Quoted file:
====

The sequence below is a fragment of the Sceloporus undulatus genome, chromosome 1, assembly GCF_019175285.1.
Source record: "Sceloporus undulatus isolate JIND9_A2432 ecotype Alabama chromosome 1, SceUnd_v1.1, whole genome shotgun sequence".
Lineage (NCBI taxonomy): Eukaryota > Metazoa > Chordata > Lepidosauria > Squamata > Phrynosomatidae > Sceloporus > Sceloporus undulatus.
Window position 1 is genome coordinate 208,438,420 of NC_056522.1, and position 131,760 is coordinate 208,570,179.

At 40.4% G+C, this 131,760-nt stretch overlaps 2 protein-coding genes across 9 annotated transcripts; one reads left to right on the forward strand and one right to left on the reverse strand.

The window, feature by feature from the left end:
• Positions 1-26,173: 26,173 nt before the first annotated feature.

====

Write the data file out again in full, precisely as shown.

The sequence below is a fragment of the Sceloporus undulatus genome, chromosome 1, assembly GCF_019175285.1.
Source record: "Sceloporus undulatus isolate JIND9_A2432 ecotype Alabama chromosome 1, SceUnd_v1.1, whole genome shotgun sequence".
Lineage (NCBI taxonomy): Eukaryota > Metazoa > Chordata > Lepidosauria > Squamata > Phrynosomatidae > Sceloporus > Sceloporus undulatus.
Window position 1 is genome coordinate 208,438,420 of NC_056522.1, and position 131,760 is coordinate 208,570,179.

At 40.4% G+C, this 131,760-nt stretch overlaps 2 protein-coding genes across 9 annotated transcripts; one reads left to right on the forward strand and one right to left on the reverse strand.

The window, feature by feature from the left end:
• Positions 1-26,173: 26,173 nt before the first annotated feature.